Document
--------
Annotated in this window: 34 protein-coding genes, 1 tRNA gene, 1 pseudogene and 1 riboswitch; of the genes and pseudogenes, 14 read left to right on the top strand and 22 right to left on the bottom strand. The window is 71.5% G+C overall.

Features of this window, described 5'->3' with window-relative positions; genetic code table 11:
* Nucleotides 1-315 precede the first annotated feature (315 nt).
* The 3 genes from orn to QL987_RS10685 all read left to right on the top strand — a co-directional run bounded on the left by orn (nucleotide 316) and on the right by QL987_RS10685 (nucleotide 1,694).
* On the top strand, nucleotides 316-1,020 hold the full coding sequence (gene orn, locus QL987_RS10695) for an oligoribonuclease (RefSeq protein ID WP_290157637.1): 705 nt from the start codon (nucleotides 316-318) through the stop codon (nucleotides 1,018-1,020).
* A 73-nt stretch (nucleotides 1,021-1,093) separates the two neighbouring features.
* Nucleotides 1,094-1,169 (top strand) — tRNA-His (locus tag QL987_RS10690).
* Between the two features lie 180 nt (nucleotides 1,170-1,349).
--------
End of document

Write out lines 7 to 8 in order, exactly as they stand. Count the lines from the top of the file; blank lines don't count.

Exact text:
* Nucleotides 1,094-1,169 (top strand) — tRNA-His (locus tag QL987_RS10690).
* Between the two features lie 180 nt (nucleotides 1,170-1,349).